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Virtual reality exposure therapy (VRET) is an extension of traditional exposure therapy and has been used to treat a variety of anxiety disorders. VRET utilizes a computer-generated virtual environment to present fear-relevant stimuli. Recent studies have evaluated the use of VRET for treatment of PTSD; however, a systematic evaluation of the methodological quality of these studies has yet to be conducted.
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The effect of social anxiety on urge and craving among, smokers with and without anxiety disorders.
Drug Alcohol Depend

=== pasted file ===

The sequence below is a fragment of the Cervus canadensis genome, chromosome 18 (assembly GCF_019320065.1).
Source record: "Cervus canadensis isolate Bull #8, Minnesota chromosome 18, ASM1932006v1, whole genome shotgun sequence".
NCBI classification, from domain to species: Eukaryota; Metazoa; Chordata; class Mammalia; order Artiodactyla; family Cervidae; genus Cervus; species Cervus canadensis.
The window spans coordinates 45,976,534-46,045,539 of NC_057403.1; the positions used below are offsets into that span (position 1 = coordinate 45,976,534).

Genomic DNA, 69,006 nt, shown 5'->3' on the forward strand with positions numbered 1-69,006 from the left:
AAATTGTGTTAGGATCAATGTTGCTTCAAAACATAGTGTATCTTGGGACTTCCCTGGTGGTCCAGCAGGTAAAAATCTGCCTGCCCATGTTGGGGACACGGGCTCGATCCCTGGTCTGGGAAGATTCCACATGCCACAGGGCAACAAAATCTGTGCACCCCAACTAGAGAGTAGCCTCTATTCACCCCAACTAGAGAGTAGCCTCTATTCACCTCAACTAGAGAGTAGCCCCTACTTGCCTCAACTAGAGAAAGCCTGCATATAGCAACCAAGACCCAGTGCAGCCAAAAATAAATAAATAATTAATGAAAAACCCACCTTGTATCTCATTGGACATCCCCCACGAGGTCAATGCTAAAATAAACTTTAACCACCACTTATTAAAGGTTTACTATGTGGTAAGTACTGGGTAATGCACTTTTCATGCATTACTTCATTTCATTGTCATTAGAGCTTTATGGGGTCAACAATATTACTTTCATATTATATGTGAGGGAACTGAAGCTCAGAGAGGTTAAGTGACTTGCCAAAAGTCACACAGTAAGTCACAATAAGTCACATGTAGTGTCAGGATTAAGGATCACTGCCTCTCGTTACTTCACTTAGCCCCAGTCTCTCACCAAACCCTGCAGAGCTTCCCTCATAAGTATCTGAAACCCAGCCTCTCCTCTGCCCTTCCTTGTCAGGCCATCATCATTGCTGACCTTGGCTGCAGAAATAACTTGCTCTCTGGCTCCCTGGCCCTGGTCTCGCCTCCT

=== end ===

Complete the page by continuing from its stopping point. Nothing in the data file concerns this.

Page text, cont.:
PUBLISHED: 09-05-2013
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Despite the often social nature of smoking, relatively little research has been conducted on the relationship between smoking and social anxiety disorder (SAD).
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The effects of venlafaxine and cognitive behavioral therapy alone and combined in the treatment of co-morbid alcohol use-anxiety disorders.
Behav Res Ther
PUBLISHED: 05-06-2013